The Flight Of The Red Monsters By Bonnie Jo Stufflebeam is a story of direction-less hate and war unleashed, of violence perpetrated without any consideration for the risks and the eventual downfall inherent in a genocidal war between species.
“There was so much darkness in our world. There were beautiful clouds of food fish.”
The red monsters have dwelt beneath the oceans, in the unexplored depths were mankind could not reach with their vessels or their equipment, but polluted it nonetheless. Their Metropolises have been poisoned and the food has become tainted and scarce. Driven by fear for their future and hate for the land-things, the Red Monsters decide to enact their revenge on Man.
The red monsters came from the waters, crushing humanity in the thousands. The cities are falling apart and lives are snuffed out in mere moments. No-one could have prepared for this sort of attack or rationalized this tragedy. In the wake of these disasters, humanity is forced to defend itself. Driven by terror in the face of these alien attackers, mankind fights a shadowy war against the Red Monsters.
“You already are a shadow,” my father said when I first told him this. “You barely speak, barely eat.”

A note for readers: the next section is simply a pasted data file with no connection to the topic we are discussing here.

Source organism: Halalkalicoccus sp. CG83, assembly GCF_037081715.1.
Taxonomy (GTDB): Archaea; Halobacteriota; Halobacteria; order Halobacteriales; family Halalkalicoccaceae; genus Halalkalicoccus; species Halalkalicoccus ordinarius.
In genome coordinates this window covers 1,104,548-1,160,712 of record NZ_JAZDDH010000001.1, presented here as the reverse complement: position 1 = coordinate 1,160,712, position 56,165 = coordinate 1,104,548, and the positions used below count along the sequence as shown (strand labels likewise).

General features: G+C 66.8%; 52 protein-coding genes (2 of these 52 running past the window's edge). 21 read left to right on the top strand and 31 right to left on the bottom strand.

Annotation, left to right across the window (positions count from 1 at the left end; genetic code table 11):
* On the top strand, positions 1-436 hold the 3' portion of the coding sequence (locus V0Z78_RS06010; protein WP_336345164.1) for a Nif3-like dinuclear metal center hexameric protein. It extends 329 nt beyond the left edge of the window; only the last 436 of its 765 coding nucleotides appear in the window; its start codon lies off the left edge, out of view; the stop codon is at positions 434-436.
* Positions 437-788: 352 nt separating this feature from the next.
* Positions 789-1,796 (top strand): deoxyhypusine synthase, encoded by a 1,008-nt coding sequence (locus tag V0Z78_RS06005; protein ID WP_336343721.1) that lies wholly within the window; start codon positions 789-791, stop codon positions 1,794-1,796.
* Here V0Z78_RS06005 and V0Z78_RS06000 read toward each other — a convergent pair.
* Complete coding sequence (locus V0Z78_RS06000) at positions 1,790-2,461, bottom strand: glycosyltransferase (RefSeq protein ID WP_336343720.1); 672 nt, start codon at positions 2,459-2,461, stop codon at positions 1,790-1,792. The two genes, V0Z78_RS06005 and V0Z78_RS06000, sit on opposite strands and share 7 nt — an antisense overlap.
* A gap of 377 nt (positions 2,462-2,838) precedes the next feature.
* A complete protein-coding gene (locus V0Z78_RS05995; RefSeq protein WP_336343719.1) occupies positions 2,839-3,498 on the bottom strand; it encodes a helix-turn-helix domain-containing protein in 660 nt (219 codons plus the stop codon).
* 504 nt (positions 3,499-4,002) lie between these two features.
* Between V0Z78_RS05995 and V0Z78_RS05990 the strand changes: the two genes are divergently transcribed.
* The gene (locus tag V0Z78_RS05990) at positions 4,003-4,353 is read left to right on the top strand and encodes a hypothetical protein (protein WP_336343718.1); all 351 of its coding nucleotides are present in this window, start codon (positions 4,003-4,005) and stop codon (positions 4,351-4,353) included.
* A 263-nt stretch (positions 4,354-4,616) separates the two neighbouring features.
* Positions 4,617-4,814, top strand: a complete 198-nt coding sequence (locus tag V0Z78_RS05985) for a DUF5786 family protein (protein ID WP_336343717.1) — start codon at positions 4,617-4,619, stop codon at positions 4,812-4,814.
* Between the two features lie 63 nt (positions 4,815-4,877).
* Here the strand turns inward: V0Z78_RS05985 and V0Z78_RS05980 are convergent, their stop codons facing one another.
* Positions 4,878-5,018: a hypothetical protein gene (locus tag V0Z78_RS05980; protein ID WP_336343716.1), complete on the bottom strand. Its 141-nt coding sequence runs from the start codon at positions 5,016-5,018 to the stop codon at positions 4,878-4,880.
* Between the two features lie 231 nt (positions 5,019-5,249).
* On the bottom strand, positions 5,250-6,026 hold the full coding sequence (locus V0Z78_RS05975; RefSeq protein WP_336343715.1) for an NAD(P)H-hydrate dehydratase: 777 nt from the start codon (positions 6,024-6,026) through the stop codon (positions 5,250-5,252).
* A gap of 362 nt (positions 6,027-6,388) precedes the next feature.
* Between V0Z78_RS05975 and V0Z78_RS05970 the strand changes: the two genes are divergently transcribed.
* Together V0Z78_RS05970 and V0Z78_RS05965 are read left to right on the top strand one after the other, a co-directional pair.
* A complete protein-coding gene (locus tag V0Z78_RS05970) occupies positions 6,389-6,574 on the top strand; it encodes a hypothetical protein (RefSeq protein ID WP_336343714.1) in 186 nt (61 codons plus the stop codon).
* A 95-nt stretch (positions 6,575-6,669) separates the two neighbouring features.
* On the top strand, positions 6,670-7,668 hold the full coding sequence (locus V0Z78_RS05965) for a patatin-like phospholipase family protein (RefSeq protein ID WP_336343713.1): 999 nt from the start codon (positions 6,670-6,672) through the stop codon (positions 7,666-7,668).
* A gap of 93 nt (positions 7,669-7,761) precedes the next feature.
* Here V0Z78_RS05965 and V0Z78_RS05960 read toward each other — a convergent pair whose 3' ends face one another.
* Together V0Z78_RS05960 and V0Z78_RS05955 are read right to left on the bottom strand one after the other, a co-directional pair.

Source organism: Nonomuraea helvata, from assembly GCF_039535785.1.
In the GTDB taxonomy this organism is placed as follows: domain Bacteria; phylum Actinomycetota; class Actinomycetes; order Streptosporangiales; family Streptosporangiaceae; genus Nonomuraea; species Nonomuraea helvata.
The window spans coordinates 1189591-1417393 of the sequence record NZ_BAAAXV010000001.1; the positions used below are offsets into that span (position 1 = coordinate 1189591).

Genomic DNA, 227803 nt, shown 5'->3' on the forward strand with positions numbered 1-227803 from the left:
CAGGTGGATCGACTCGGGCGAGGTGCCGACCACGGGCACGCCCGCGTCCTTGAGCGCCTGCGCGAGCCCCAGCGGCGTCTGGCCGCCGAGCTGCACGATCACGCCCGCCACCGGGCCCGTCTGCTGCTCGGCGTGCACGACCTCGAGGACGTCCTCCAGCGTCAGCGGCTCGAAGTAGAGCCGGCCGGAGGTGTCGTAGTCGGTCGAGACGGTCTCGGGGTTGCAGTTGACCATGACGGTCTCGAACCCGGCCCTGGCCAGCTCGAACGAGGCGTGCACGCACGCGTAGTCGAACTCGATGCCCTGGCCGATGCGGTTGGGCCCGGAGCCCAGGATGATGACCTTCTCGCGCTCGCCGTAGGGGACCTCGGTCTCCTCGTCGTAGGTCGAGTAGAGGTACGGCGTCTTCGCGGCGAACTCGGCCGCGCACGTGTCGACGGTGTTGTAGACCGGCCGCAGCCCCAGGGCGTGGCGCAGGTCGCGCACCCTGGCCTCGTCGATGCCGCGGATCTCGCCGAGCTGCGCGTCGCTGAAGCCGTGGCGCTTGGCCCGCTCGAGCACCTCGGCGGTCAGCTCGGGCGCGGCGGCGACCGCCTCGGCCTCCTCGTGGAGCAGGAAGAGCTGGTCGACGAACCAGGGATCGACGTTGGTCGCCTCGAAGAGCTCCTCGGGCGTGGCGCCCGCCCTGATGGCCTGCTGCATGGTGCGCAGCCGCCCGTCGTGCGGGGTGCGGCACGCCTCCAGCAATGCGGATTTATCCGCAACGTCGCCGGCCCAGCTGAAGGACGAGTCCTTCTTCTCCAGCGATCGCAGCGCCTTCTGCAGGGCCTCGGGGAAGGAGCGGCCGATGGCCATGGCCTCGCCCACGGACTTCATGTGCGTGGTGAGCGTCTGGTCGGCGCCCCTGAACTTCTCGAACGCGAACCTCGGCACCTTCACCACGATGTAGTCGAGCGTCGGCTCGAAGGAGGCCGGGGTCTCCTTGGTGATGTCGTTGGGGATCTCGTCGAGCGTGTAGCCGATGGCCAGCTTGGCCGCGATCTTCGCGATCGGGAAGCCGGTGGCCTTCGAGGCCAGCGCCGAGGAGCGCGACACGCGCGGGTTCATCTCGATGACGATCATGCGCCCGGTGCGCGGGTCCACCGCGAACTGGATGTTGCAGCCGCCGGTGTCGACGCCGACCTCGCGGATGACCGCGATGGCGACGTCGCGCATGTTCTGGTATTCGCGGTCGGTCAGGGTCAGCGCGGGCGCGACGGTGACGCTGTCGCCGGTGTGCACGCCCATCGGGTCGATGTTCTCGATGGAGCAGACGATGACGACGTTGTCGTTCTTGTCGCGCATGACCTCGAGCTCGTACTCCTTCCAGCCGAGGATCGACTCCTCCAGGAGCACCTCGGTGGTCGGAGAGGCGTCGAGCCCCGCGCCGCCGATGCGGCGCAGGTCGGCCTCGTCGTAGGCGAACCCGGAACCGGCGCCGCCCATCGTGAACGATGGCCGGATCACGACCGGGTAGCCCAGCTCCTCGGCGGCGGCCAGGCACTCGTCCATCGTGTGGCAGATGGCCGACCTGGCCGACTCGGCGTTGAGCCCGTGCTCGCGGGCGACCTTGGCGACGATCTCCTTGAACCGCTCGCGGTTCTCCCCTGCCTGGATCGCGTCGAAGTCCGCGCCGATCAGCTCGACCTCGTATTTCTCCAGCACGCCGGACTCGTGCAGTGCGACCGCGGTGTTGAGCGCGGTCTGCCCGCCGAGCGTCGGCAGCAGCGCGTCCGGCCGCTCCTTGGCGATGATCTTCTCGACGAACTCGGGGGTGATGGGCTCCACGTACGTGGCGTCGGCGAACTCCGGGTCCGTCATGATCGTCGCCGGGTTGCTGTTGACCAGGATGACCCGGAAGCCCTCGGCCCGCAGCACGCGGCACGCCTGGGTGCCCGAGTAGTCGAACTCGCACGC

Flight of the Red Monsters caught my eye almost immediately. It’s a kaiju story, promising devastated landscapes and megadeaths, but it does not deliver them in the Imax presentation that you would expect. It’s a story that present both sides caught up in a mutually destructive affair, a genocidal exchange that can only lead to extinction, with a terrible toll taken on both sides.
Bonnie Jo Stufflebeam apparently sat down to write a kaiju story one day and instead came up with a character study that sheds a pretty unflattering light on both sides. But what’s even more interesting, is how she manages to turn the tables, by presenting two equally sympathetic sides, without resorting to the cheap shots of tugging at the reader’s heartstrings by using some done-to-death clichés.
For that, I salute her.
- 3500 words
- Bonnie Jo Stufflebeam has the Harry Potteringest sounding name I’ve ever heard. This is eerily appropriate, as she happens to make magic happen on paper. Visit her website, here.
- This is the best presentation of a Kaiju’s POV I’ve ever seen.
- This story is included in the Kaiju Rising-Age Of Monsters Anthology by Rangarok Publishing. Buy it here.
- You know that terrible bit in the horrible Godzilla movie where the six-story-tall lizard hides from a bunch of helicopters? Bonnie Jo pulls it off like a charm.
Konstantine Paradias is a Greek science fiction and fantasy writer. He has a blog, called Shapescapes (shapescapes). He’s also hard at work writing a book about Mongols in Zastavas, tearing through Asia all the way to your back yard. He has been offered a chance to know the moment of his demise, which he described as ‘hilarious’.
For comments or plain old contact, you can find him at firstname.lastname@example.org